Leo Grin kicked a hornets nest late last week when he asserted that modern fantasy is represents a nihilistic turn away from the glorious heritage of Robert E. Howard and JRR Tolkein. I’ve been following the article and its responses across the net since then, trying to come up with something to say about the proceedings, though at this point the conversation is too broad for me to do more than poke at the most interesting bits. But such interesting bits those are!
I’m more than a little sympathetic to Grin’s complaint, as I had suffered the same thing with the disappointment of Chronicles of the Black Company. But unfortunately I think that the original piece comes across as too much of a personal complaint, with enough political slant that it was easy for his detractors to dismiss him. That’s why I’m glad for Theo’s essay at Black Gate, which expands on the original points and turns the discussion away from gripes and into actual analysis of the texts in question. I agree with nearly every point that Theo makes here, though I also appreciated the counterpoint by Matthew Surridge, whose demonstrates mostly that the “new” trend of anti-heroic fantasy is actually quite old. Also, if I may be forgiven one more link and one more self-contradiction, I found that this “rebuttal” from Philip Athans is also pretty close to what I would want to say.
If I may reiterate one point that several people made in the links above, there is an enormous difference between fantasy that is merely dark and fantasy that is actually nihilistic and anti-heroic. Tolkein could be very dark (I won’t comment on Howard, as I’ve never read him), and the Silmarillion drinks deeply from the chilly well of Norse mythic fatalism. Thus, for example, this blog post titled “Missing the Point” is guilty of missing the point in a far worse way than Grin. Tolkein’s world may be hopeless and often tragic, but it is a world in which goodness unambiguously exists, and in which heroes distinguish themselves by fighting for the good even when their defeat is assured. This is the furthest thing in the world from a fantasy with no notion of virtue, in which there are no heroes who comport themselves virtuously. And again: the existence of Tolkeinian heroes who falter in virtue and who are seduced or corrupted by evil is not a repudiation of goodness, but a way of putting it into high relief. If I may quote the original article:
Think of a Lord of the Rings where, after stringing you along for thousands of pages, all of the hobbits end up dying of cancer contracted by their proximity to the Ring, Aragorn is revealed to be a buffoonish puppet-king of no honor and false might, and Gandalf no sooner celebrates the defeat of Sauron than he executes a long-held plot to become the new Dark Lord of Middle-earth…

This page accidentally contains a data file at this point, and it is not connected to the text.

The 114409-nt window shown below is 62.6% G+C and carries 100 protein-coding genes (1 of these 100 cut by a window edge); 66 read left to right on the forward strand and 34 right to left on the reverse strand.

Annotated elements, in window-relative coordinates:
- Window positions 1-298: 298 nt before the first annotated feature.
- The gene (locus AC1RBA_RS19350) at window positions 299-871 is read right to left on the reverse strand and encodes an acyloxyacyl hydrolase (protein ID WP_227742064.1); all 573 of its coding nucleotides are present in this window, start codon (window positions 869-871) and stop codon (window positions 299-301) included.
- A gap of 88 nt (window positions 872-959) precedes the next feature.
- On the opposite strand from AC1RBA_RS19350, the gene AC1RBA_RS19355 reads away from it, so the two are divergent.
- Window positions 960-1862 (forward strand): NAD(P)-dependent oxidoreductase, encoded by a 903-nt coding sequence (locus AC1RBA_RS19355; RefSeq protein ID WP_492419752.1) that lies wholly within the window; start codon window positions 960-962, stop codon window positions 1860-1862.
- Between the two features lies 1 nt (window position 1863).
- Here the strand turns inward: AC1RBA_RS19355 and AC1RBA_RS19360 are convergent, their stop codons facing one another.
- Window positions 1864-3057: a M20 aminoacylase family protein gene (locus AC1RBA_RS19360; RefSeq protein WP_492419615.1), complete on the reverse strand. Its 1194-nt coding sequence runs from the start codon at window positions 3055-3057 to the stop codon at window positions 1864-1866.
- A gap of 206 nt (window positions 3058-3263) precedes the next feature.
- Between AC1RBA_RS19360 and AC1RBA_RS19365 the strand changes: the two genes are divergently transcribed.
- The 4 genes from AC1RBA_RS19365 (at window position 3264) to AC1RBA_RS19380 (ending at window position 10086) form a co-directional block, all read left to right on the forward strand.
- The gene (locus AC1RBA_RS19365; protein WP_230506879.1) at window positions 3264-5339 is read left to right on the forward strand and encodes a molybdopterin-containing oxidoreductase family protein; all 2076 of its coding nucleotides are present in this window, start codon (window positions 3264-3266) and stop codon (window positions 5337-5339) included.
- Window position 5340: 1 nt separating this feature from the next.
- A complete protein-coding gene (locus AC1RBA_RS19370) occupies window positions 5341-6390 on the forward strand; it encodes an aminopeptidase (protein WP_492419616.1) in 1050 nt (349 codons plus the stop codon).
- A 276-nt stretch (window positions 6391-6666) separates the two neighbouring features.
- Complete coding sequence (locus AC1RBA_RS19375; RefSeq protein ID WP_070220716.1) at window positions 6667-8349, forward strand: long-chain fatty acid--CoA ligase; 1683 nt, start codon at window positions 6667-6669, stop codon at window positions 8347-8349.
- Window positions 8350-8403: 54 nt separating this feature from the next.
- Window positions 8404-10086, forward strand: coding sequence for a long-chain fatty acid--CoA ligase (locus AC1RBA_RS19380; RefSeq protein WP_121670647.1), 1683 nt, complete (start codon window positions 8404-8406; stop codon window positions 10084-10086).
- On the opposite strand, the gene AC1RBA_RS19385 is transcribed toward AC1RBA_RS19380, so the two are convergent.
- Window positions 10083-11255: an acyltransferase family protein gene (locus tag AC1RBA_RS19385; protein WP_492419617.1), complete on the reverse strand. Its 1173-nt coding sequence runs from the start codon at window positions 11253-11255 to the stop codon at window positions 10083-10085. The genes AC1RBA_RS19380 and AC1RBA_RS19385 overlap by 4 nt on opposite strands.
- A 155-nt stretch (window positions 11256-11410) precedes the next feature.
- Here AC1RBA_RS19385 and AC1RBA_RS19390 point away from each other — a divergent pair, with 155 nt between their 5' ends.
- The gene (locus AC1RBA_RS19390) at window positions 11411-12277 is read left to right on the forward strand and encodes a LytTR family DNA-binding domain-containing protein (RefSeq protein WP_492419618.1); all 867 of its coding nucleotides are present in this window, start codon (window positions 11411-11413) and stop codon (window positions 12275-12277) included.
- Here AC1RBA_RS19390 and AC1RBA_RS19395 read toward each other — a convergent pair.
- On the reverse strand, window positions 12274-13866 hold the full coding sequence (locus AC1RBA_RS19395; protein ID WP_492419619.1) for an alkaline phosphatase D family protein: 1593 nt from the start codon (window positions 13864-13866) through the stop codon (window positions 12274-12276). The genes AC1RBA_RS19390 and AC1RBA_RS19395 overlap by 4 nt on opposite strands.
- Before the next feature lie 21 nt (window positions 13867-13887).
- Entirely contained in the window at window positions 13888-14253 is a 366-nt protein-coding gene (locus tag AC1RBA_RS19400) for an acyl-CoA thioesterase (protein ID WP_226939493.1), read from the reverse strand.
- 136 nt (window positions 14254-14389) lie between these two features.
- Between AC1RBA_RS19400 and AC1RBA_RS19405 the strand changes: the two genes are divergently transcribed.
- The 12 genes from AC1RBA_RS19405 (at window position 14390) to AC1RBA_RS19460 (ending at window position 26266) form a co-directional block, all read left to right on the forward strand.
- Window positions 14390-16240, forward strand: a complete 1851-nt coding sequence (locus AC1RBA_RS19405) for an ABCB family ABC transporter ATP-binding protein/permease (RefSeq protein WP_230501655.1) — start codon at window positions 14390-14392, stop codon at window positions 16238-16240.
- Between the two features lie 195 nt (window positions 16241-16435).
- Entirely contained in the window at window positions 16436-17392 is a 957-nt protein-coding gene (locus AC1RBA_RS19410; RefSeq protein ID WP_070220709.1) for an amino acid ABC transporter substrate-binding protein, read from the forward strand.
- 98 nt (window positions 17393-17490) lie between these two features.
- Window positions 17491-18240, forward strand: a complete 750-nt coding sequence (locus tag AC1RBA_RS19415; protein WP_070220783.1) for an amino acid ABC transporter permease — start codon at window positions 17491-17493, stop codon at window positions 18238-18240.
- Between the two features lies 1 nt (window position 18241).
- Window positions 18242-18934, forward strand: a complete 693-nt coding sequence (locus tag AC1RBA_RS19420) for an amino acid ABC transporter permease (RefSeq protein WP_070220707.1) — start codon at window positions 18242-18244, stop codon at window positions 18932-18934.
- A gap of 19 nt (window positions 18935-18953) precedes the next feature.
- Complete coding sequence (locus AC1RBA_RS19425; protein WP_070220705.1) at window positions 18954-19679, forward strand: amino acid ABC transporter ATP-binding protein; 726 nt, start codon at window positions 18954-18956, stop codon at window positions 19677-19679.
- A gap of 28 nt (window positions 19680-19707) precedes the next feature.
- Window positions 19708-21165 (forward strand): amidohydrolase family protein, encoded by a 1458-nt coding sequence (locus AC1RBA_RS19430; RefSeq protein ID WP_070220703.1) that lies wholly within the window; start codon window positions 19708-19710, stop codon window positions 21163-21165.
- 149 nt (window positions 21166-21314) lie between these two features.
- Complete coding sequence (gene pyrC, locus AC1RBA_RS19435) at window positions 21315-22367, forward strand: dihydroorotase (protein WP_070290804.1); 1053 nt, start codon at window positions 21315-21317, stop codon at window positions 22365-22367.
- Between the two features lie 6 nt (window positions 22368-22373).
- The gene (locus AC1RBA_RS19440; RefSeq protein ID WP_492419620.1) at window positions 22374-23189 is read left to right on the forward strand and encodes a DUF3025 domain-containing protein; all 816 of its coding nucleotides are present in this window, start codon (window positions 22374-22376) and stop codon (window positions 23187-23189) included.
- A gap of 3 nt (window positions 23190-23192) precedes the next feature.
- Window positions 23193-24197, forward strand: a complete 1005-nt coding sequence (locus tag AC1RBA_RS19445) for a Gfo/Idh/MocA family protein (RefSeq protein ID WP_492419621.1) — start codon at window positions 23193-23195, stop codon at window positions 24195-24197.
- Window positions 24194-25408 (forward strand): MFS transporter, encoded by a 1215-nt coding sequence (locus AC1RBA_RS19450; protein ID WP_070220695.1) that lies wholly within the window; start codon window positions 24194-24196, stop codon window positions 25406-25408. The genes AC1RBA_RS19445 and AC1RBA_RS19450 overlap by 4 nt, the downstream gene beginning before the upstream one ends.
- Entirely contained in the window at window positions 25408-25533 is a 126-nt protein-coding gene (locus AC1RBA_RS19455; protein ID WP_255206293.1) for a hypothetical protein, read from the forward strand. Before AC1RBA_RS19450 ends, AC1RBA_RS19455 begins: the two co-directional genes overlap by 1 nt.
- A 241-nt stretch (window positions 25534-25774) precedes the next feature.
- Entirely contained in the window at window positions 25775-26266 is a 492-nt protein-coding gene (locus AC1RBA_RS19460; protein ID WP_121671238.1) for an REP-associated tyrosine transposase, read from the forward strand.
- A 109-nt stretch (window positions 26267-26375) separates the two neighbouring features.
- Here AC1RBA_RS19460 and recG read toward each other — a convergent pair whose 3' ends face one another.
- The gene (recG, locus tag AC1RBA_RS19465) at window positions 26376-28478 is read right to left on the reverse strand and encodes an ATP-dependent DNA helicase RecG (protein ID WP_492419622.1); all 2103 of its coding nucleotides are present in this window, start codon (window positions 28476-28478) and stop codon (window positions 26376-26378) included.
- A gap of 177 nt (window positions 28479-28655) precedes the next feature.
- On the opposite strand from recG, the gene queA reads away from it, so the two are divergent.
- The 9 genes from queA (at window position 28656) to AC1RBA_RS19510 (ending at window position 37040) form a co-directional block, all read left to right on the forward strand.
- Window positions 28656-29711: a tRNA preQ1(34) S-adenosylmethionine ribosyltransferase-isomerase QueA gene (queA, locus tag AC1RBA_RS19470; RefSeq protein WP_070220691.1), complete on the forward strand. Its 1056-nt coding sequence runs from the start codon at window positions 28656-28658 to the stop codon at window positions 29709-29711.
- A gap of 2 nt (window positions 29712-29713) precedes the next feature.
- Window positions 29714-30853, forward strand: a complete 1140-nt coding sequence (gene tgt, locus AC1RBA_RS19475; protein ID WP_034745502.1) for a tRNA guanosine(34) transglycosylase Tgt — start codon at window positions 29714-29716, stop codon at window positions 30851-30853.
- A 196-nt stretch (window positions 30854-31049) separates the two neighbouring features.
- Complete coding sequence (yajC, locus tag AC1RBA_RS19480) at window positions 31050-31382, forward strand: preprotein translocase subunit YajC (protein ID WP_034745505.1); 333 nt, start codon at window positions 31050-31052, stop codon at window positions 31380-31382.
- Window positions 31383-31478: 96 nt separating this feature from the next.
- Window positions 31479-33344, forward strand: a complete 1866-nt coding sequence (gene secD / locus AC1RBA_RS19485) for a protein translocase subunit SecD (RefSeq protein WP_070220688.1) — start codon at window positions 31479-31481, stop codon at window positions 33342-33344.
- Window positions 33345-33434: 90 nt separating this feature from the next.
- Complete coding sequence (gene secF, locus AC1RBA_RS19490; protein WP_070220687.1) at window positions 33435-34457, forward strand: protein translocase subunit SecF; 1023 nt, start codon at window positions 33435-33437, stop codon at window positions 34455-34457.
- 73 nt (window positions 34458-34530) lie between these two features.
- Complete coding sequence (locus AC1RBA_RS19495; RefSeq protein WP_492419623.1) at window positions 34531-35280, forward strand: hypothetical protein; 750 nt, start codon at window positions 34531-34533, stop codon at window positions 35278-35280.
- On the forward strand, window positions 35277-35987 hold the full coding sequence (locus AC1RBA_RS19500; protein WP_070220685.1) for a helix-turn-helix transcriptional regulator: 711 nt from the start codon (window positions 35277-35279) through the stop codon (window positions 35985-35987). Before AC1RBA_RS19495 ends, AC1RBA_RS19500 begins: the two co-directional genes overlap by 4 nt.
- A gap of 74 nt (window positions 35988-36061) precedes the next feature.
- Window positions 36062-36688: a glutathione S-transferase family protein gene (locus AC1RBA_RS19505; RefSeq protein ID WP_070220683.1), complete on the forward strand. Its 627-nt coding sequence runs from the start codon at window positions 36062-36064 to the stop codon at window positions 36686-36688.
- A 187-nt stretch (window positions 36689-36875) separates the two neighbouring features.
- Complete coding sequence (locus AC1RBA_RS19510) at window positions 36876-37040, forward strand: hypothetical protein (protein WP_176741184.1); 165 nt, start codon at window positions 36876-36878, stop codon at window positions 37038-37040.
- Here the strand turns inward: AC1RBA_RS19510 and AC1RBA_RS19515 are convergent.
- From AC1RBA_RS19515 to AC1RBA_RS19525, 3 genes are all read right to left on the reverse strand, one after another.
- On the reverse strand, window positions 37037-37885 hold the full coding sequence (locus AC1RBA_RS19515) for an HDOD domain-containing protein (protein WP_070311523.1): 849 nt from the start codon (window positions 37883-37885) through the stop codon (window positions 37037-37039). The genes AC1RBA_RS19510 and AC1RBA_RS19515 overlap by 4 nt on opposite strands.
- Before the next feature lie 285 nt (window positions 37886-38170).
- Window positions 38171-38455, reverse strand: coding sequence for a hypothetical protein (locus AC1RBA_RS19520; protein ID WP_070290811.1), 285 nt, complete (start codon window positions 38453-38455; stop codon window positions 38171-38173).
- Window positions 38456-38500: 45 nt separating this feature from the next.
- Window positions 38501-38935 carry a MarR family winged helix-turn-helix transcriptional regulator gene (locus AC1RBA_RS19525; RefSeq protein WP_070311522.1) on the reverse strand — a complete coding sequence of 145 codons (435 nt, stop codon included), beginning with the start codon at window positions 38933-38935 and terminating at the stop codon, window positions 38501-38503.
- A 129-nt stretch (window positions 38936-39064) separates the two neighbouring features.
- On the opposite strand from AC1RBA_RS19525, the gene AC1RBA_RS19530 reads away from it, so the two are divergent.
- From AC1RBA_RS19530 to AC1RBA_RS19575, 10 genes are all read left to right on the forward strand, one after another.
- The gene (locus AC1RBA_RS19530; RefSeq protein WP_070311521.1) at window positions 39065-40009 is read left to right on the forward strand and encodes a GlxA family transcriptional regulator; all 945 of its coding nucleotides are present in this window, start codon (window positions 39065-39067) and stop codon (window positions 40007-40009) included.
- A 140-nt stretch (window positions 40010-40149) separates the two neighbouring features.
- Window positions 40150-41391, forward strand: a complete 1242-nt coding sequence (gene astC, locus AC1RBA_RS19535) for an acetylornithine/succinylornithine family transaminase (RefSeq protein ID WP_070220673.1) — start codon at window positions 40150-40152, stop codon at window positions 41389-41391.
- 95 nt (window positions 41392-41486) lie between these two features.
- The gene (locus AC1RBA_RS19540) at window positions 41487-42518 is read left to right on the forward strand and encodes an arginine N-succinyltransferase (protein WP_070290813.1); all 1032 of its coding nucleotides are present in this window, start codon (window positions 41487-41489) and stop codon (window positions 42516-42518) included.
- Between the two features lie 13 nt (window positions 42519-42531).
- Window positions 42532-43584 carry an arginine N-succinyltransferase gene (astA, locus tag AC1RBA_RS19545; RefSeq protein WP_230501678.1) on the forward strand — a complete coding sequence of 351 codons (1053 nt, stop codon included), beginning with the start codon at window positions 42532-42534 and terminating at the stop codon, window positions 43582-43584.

This wouldn’t just be a different story, but a dramatically worse one. Fortunately, Tolkein didn’t write it that way.
Moving on to a different angle, I was very intrigued by Kate Elliot’s hypothesis about the reason for “nihilism” in contemporary fantasy:
It does occur to me that a reason — one possible reason — for the rise of the new gritty may be not the death of morality but the death of belief in the stories that we were told to believe were the truest measure of what is foundational….
So I am not surprised to see some of the writers of today writing skeptically or critically or even cynically about the institutions and “sentiments” that we have societally been raised to valorize even and maybe especially in the fiction we tell ourselves to try to describe what I might call “deeper truths” about culture and society and our place in it. So maybe those people write in ways that are uncomfortable, unpleasant, or downright ugly.
This is the most original take on the whole controversy, but I still want to pick it apart.
On the one hand: it’s possible that the “new gritty” is meant as a reaction against old narratives that have lost their power. But if that’s what those authors are trying to do, then I think they’re doing an awfully poor job of it, because—look, you can question conventional narratives or whatever without sliding into nihilism and madness. What you might do, instead, is offer an alternate model of heroism, an alternate view of goodness. If you do this well you can wind up with something that is compelling, inspiring, and life-changing in much the way that Tolkein and the classical heroic narratives are, but which compels people in a direction that you find more salutory. If you don’t think this can be done, I refer you to the entire oeurve of Ursula K. LeGuin, especially the Earthsea novels and her recent Annals of the Western Shore books. These books repudiate conventional heroic tropes in a variety of ways, but the result is not a demoralizing darkness, but the calm and confident demonstration that there is another way.
Of course, we can’t all be Ursula K. LeGuin. (Oh, but what if we could?) Still, if we grant that the foundations of reactionary fantasy are rotten (not something I agree with, but for the sake of argument), then a lot of the dark, gritty fantasy that I’ve sampled seems like it’s just kicking in the creaky old doors and drawing obscene graffiti in the entrance hall. If the literary building is decrepit, who cares? But this doesn’t impress me. Better you build something beautiful in the ruins.
A final aside: Elliot also mentioned that Grin doesn’t talk about female fantasists at all, and I agree with her that this is an important omission. As I look over my shelves, I notice that all of the really good fantasies that I’ve read in the past few years have been written by women. The real solution to the problem of too much rotten nihilist fantasy may be to just read less Joe Abercrombie and more Carol Berg.